The Church of Jesus Christ of Latter-day Saints has had missionaries spreading the gospel since 1830. In February of this year, the church announced the creation of 58 new missions to accommodate the surge in applications following the lowering of the eligible age for service in October 2012. Currently, the church has more than 64,000 missionaries serving around the world.
Before beginning service in their respective areas, missionaries spend time in training centers. According to Brigham Young University, the purpose of a missionary training center is to provide an atmosphere of peace, love, trust, confidence and respect in which missionaries can prepare for missionary service.
Here is the history of the different missionary training centers around the world.
In 1925, the LDS Church created the Salt Lake Mission Home in downtown Salt Lake City as a dormitory for new missionaries. The missionaries would be set apart for their service by a member of the Quorum of the Twelve Apostles.
Generally, missionaries would only stay in the Salt Lake Mission Home for only a day or two before going to their assigned areas. If there were delays with visas, the missionaries would serve as guides on Temple Square or work at the LDS Church headquarters.
In November 1961, missionaries began to gather at the Hotel Roberts in downtown Provo. In 1968, missionaries were assigned to buildings on the lower campus of Brigham Young University, which was reserved exclusively to train missionaries.
The LTM included dormitories and classrooms for missionaries.
In 1968 church leaders decided to start teaching missionaries all 16 languages the missionaries would be using. To facilitate this change, LTMs were established at Rick's College to teach Dutch and Scandinavian languages and another was established at the Church College of Hawaii.
In 1970, the church established a LTM in Laie, Hawaii, to facilitate missionaries who were preparing to serve in the Asia Pacific regions, including Taiwan, Hong Kong and Polynesia.
Foreign language departments at BYU managed the curriculum taught at the LTM. Some instructors were full-time university language professors; others were university teaching assistants or students who had strong language skills.
As mission presidents began to see the impact that language training had on visa-delayed missionaries, they asked the church to have all missionaries attend language training before going on their missions.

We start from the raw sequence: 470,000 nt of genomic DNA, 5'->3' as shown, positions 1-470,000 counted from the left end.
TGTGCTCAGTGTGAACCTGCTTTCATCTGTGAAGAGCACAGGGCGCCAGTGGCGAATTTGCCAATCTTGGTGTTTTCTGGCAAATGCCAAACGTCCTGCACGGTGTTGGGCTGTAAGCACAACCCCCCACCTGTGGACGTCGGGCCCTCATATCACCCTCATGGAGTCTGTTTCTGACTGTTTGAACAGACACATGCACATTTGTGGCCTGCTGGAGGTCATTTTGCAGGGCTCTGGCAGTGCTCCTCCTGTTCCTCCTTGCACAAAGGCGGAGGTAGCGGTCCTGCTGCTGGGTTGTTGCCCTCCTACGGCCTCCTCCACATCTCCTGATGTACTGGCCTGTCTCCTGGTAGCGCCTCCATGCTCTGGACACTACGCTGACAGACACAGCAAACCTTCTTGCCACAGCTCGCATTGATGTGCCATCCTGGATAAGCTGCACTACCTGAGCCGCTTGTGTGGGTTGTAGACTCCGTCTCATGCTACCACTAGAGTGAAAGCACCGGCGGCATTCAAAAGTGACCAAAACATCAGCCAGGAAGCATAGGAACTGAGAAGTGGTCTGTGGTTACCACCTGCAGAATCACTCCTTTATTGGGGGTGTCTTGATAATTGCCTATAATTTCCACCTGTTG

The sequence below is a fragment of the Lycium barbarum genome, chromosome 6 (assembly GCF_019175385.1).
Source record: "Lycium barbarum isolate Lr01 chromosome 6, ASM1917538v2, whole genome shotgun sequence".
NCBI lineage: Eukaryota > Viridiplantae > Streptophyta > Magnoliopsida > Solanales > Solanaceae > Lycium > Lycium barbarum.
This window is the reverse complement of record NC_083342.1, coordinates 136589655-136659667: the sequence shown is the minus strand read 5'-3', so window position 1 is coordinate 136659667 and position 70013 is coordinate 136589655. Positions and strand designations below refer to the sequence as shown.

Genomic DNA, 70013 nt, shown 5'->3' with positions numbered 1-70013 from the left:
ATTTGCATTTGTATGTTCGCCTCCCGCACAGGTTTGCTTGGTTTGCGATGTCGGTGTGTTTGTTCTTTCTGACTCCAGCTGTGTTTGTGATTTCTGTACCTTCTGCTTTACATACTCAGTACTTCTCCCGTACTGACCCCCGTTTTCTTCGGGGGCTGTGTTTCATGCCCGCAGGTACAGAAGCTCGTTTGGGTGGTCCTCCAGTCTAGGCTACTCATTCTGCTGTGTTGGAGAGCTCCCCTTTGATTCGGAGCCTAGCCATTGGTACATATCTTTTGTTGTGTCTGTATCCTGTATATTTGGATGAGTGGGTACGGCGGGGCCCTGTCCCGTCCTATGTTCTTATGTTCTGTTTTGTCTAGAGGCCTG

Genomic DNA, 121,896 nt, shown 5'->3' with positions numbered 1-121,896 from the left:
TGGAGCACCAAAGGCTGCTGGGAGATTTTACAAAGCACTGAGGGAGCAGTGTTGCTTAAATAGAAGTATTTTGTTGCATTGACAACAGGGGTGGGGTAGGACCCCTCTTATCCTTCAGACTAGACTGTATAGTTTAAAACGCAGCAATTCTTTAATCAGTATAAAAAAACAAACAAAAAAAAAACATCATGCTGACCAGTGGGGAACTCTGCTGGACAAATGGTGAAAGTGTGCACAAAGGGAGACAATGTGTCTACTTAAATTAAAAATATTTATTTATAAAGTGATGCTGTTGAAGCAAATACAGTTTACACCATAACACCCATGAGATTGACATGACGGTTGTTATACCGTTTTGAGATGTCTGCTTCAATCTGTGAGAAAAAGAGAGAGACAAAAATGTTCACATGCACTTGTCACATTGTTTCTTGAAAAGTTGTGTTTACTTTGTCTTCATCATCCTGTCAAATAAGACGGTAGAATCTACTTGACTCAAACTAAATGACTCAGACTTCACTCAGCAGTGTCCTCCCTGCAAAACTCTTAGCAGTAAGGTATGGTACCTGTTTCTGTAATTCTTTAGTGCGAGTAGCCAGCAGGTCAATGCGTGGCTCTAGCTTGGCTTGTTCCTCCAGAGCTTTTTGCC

In addition to language, leadership training and basic instructor training was added to the curriculum.
In 1971 the church added another Salt Lake Mission Home at the old Lafayette School on 75 East North Temple. This mission home was for English-speaking missionaries.
The MTC in Provo replaced this in the fall of 1978 for English-speaking missionaries
The Mormon Church acquired land north of Brigham Young University in 1972 during the construction of the Provo Temple, which was originally for campus expansion. This land was developed into four dormitories, a gymnasium and language training building. The Language Training Mission was changed to the Missionary Training Center in 1978. The Salt Lake Mission Home was then shut down permanently and all functions and facility were moved to the MTC in Provo.
Currently, the Provo MTC is designed to accommodate up to 4,000 missionaries and is the largest MTC. Recently, church officials announced that it will expand housing to include Raintree Apartments and Wyview Park to house missionaries due to the influx in numbers.
Missionaries who enter the Provo MTC experience up to 12 weeks of studying doctrine, learning to teach the gospel of Jesus Christ effectively and developing communication skills. Those who will be serving in a foreign language also participate in language classes. Approximately 50 languages are taught at the Provo MTC with ering this MTC had 40 to 50 people.
One of the first missionary training centers established outside of the United States was in 1977 in São Paulo, Brazil. This MTC is constructed near the São Paulo Temple, and is the second largest MTC with a maximum capacity of 646.